National ambition: The role of oil and gas in changing MalaysiaJanuary 22, 2015
The Malaysian Investment Development Authority is a government body tasked with advancing Malaysia’s services and manufacturing industries. Deputy CEO N. Rajendran discusses the role of the oil and gas industry in the nation’s economic transformation and outlines Malaysia’s future potential for becoming the regional energy leader.
The Economic Transformation Programme (ETP) is meant to transform Malaysia from a middle-income nation to a high-income country by 2020. Many development plans in the past did not succeed in taking Malaysia to this point. Growth maintained the same rate, but Malaysia did not become much richer than its neighbours.
Countries such as Singapore, Japan and Korea were at the same level as Malaysia in the 1960s, but we became stuck in the middle-income trap. That is why the government launched the ETP in 2010, with a target of $444 billion in investment by 2020. This is how Malaysia’s economy will be transformed.
THE ROLE OF OIL: The government realised that with limited resources it would not be possible to develop every aspect of the economy. If we were to invest in developing 40 different industries, it would be likely that 20 of them would fail. With this in mind, the government selected 12 areas (11 industries and Greater Kuala Lumpur) that they felt needed to receive the most attention. As the hydrocarbons industry contributes more than 20 percent of Malaysia’s GDP, it was identified as a key national economic area.
Oil and gas have thus been at the centre of the government’s investment plans. In order to meet the goals of the ETP and transform Malaysia into the Asia-Pacific region’s oil and gas centre by 2017, the government has targeted a 5-percent rate of annual growth in hydrocarbons contribution to GDP between 2010 and 2020. This will require the industry’s contribution to increase to about $70 billion by 2020.
MIDA has been facilitating this expansion, approving 13 oil and gas projects with an estimated investment value of nearly $5 billion for the first seven months of 2014. This is a significant increase over the 2013 level of just over $2 billion.
TECHNOLOGY AND SERVICES: Oil and gas production is becoming more difficult. Conventional ways of extracting oil are becoming uncommon. You have to explore farther afield and drill deeper. The challenges presented by higher pressures and temperatures, unconventional hydrocarbons developments and brownfield projects have the potential to cause many complications.
Malaysia must have the latest exploration techniques to discover new reserves and enhanced oil recovery (EOR) technologies to increase production at existing fields. These technologies have to be developed through local manufacturing and by inviting foreign investors to come to Malaysia and collaborate with local companies.
Incentives in Malaysia’s oil and gas industry include the Petroleum Income Tax Act, which encourages deepwater and EOR projects through new tax incentives; the Refinery and Petrochemical Integrated Development, which will expand and diversify state-owned Petronas’ petrochemicals operations, and the Global Incentive For Trading, which will establish Malaysia as a base for global commodity trading firms.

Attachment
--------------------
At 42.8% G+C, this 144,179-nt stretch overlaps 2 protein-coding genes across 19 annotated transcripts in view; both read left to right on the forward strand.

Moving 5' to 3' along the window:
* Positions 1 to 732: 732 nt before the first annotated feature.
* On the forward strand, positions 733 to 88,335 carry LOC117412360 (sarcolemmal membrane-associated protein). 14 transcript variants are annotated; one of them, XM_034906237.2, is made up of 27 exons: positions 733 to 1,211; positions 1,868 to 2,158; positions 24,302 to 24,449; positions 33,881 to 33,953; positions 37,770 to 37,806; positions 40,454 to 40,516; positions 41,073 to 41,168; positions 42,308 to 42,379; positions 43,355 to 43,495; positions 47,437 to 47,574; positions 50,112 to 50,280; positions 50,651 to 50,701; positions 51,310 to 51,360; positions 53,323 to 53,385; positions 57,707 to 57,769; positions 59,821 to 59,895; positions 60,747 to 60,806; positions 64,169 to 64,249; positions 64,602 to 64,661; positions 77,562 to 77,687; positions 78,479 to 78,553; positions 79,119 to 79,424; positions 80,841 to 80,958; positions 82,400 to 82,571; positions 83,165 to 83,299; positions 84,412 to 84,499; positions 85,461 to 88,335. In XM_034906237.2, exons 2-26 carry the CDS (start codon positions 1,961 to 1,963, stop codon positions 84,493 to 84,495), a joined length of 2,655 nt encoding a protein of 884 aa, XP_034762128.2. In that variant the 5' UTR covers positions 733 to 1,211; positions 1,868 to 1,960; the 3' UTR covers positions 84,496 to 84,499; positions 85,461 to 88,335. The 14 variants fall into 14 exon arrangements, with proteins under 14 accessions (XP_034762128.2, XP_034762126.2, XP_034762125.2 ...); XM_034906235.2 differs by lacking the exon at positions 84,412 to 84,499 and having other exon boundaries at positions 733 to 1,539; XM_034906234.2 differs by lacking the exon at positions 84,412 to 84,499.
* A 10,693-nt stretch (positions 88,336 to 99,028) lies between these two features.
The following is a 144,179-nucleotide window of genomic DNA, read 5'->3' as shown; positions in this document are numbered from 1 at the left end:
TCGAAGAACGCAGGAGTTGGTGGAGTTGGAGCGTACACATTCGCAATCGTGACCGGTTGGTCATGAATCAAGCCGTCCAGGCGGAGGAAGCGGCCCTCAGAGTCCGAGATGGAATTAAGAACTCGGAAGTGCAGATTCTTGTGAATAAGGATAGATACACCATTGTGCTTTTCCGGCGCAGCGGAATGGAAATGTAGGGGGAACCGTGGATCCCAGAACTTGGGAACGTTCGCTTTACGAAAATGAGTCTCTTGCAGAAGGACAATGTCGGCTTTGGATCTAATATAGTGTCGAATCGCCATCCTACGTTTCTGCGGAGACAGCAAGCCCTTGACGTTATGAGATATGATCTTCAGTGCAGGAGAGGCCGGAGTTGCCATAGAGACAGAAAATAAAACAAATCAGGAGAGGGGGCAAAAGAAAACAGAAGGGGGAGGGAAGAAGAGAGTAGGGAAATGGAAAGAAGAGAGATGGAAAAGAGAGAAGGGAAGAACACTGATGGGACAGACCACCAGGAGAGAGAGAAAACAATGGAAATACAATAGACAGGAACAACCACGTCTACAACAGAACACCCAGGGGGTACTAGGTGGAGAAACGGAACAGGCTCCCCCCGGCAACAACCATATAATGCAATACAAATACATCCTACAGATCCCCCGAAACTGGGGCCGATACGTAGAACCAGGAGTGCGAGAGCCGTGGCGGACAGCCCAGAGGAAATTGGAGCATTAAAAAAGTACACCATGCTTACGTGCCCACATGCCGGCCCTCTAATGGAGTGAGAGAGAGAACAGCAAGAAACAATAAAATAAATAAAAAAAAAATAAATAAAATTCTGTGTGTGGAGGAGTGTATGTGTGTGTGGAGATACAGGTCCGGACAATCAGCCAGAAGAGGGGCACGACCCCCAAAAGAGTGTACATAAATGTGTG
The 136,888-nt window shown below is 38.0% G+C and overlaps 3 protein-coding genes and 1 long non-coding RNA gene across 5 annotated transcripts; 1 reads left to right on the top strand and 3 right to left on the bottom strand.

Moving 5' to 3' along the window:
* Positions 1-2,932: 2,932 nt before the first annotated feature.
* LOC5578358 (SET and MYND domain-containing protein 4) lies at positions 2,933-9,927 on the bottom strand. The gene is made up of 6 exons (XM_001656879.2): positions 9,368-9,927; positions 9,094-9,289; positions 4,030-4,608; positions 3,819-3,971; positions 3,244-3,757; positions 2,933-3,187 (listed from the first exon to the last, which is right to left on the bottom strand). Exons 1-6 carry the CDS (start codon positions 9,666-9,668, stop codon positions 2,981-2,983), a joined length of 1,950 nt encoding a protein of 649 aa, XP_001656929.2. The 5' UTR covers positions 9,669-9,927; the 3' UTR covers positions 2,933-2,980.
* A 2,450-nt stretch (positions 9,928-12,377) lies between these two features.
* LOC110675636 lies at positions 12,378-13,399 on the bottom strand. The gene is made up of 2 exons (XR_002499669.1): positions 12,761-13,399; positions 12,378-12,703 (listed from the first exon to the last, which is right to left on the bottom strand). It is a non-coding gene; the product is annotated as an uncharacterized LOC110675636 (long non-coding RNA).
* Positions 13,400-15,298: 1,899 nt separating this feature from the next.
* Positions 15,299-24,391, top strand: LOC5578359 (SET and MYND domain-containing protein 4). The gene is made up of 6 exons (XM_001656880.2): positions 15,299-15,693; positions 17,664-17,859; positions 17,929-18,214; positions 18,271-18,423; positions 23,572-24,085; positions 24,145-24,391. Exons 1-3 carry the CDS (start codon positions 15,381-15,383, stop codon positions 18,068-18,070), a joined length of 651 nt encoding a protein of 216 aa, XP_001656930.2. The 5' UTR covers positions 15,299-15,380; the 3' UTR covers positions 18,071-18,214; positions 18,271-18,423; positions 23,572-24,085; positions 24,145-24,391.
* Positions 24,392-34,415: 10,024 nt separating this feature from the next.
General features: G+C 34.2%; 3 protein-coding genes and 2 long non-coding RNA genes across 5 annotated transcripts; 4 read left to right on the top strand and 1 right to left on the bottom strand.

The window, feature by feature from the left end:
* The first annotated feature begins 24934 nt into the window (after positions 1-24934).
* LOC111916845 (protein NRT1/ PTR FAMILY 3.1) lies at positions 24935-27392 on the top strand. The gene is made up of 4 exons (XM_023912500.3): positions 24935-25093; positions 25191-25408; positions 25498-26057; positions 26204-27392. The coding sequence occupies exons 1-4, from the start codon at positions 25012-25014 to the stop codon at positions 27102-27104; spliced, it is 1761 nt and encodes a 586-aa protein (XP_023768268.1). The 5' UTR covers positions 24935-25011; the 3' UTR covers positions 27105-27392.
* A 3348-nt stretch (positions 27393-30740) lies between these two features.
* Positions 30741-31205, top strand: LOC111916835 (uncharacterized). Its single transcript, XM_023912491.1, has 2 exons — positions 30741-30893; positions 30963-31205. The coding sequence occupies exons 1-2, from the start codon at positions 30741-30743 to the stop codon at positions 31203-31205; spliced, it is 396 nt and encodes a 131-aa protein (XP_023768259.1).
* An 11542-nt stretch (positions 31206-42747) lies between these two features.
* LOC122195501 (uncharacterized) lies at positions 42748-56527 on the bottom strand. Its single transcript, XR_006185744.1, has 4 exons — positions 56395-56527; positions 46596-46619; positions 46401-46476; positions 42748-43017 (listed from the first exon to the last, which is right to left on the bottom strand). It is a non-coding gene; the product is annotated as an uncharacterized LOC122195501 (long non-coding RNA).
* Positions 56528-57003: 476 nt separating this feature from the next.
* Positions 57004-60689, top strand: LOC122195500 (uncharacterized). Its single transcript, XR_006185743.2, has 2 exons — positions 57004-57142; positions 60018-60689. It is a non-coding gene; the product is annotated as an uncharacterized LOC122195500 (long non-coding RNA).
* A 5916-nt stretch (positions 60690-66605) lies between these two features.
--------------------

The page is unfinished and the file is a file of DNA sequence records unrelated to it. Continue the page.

Manufacturing has traditionally had a strong presence in Malaysia’s oil and gas industry. However, with the exception of strong domestic services firms such as SapuraKencana, Bumi Armada and Dialog Group, Malaysia has always sourced technology from abroad. We need larger numbers of companies and a more intense focus on advancing the level of technology available in Malaysia.
Malaysia has more than 3,500 companies in the hydrocarbons industry, yet we do not have a robust local services environment or a major contribution to the oil and gas technology sector globally. We need to step up the capacity of Malaysian companies to compete at the global level.
COMPETITIVE EDGE: Future hydrocarbons consumption growth will be driven by India, China, Malaysia and ASEAN more than anywhere else in the world. Despite Singapore being very strong in the regional hydrocarbons industry, we believe that Malaysia can take the lead. Not only does Malaysia have the area to accommodate an expanding industry but, also unlike Singapore, Malaysia also has oil and gas production.
There are a number of major projects and investors flourishing in the country today. In addition to Petronas’ $17.2-billion Refinery and Petrochemical Integrated Development project, GE Oil & Gas established their Monitoring Diagnostics Centre in Kuala Lumpur, overseeing 800 gas turbines and compressors in 27 countries, and Swedish independent Lundin Petroleum plans to invest $385 million in its Malaysian operations. These projects are just a few examples of the billions of dollars being invested in Malaysia’s oil and gas industry in both upstream and downstream projects.
Given our location and economic climate, Malaysia has the potential to offer a cost-competitive location for investors intent on establishing offshore operators and for the manufacture of advanced technological products for regional and international markets. In the years to come, I have no doubt that Malaysia will lead Asia’s oil and gas industry.